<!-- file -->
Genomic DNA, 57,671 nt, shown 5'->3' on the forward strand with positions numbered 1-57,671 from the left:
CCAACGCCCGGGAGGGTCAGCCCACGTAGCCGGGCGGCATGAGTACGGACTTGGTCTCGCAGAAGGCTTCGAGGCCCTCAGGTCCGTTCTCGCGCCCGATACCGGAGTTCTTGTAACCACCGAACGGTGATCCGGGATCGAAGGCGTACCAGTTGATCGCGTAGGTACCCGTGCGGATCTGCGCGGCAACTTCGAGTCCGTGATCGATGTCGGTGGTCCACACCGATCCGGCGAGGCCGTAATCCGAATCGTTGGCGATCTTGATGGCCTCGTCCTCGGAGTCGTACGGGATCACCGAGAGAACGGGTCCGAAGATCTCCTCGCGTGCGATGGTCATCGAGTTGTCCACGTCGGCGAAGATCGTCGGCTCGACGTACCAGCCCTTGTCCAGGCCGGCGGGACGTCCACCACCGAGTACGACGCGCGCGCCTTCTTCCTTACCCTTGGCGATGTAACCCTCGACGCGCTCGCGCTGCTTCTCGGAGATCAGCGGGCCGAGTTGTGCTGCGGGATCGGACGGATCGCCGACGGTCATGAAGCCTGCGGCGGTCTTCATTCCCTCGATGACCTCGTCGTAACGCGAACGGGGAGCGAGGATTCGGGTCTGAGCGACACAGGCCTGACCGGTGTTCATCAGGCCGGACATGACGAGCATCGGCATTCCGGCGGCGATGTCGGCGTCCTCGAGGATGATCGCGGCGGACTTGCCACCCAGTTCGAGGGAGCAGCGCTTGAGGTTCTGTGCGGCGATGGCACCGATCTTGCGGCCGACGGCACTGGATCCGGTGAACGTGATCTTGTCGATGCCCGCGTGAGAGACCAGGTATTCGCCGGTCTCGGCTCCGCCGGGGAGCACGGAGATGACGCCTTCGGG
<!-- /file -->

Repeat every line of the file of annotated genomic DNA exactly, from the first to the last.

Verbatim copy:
Genomic DNA, 57,671 nt, shown 5'->3' on the forward strand with positions numbered 1-57,671 from the left:
CCAACGCCCGGGAGGGTCAGCCCACGTAGCCGGGCGGCATGAGTACGGACTTGGTCTCGCAGAAGGCTTCGAGGCCCTCAGGTCCGTTCTCGCGCCCGATACCGGAGTTCTTGTAACCACCGAACGGTGATCCGGGATCGAAGGCGTACCAGTTGATCGCGTAGGTACCCGTGCGGATCTGCGCGGCAACTTCGAGTCCGTGATCGATGTCGGTGGTCCACACCGATCCGGCGAGGCCGTAATCCGAATCGTTGGCGATCTTGATGGCCTCGTCCTCGGAGTCGTACGGGATCACCGAGAGAACGGGTCCGAAGATCTCCTCGCGTGCGATGGTCATCGAGTTGTCCACGTCGGCGAAGATCGTCGGCTCGACGTACCAGCCCTTGTCCAGGCCGGCGGGACGTCCACCACCGAGTACGACGCGCGCGCCTTCTTCCTTACCCTTGGCGATGTAACCCTCGACGCGCTCGCGCTGCTTCTCGGAGATCAGCGGGCCGAGTTGTGCTGCGGGATCGGACGGATCGCCGACGGTCATGAAGCCTGCGGCGGTCTTCATTCCCTCGATGACCTCGTCGTAACGCGAACGGGGAGCGAGGATTCGGGTCTGAGCGACACAGGCCTGACCGGTGTTCATCAGGCCGGACATGACGAGCATCGGCATTCCGGCGGCGATGTCGGCGTCCTCGAGGATGATCGCGGCGGACTTGCCACCCAGTTCGAGGGAGCAGCGCTTGAGGTTCTGTGCGGCGATGGCACCGATCTTGCGGCCGACGGCACTGGATCCGGTGAACGTGATCTTGTCGATGCCCGCGTGAGAGACCAGGTATTCGCCGGTCTCGGCTCCGCCGGGGAGCACGGAGATGACGCCTTCGGG